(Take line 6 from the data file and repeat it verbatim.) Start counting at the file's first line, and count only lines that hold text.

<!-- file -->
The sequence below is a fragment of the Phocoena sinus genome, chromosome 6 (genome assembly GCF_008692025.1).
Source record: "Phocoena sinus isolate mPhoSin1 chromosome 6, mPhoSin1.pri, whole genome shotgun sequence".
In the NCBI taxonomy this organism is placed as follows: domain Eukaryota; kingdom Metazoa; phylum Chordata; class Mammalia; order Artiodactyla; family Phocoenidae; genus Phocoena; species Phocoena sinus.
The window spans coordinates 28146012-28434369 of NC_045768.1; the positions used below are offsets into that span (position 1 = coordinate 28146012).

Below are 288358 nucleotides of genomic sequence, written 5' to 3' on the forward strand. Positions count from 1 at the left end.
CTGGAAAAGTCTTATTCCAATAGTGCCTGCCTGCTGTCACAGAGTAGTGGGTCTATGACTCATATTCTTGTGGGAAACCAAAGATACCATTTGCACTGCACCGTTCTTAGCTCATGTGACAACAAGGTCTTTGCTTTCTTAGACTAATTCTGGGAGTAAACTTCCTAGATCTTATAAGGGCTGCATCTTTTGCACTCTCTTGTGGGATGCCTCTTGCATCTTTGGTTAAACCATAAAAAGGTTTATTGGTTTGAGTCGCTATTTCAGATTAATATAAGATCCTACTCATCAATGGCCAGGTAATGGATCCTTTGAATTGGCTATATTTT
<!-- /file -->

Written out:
CTGGAAAAGTCTTATTCCAATAGTGCCTGCCTGCTGTCACAGAGTAGTGGGTCTATGACTCATATTCTTGTGGGAAACCAAAGATACCATTTGCACTGCACCGTTCTTAGCTCATGTGACAACAAGGTCTTTGCTTTCTTAGACTAATTCTGGGAGTAAACTTCCTAGATCTTATAAGGGCTGCATCTTTTGCACTCTCTTGTGGGATGCCTCTTGCATCTTTGGTTAAACCATAAAAAGGTTTATTGGTTTGAGTCGCTATTTCAGATTAATATAAGATCCTACTCATCAATGGCCAGGTAATGGATCCTTTGAATTGGCTATATTTT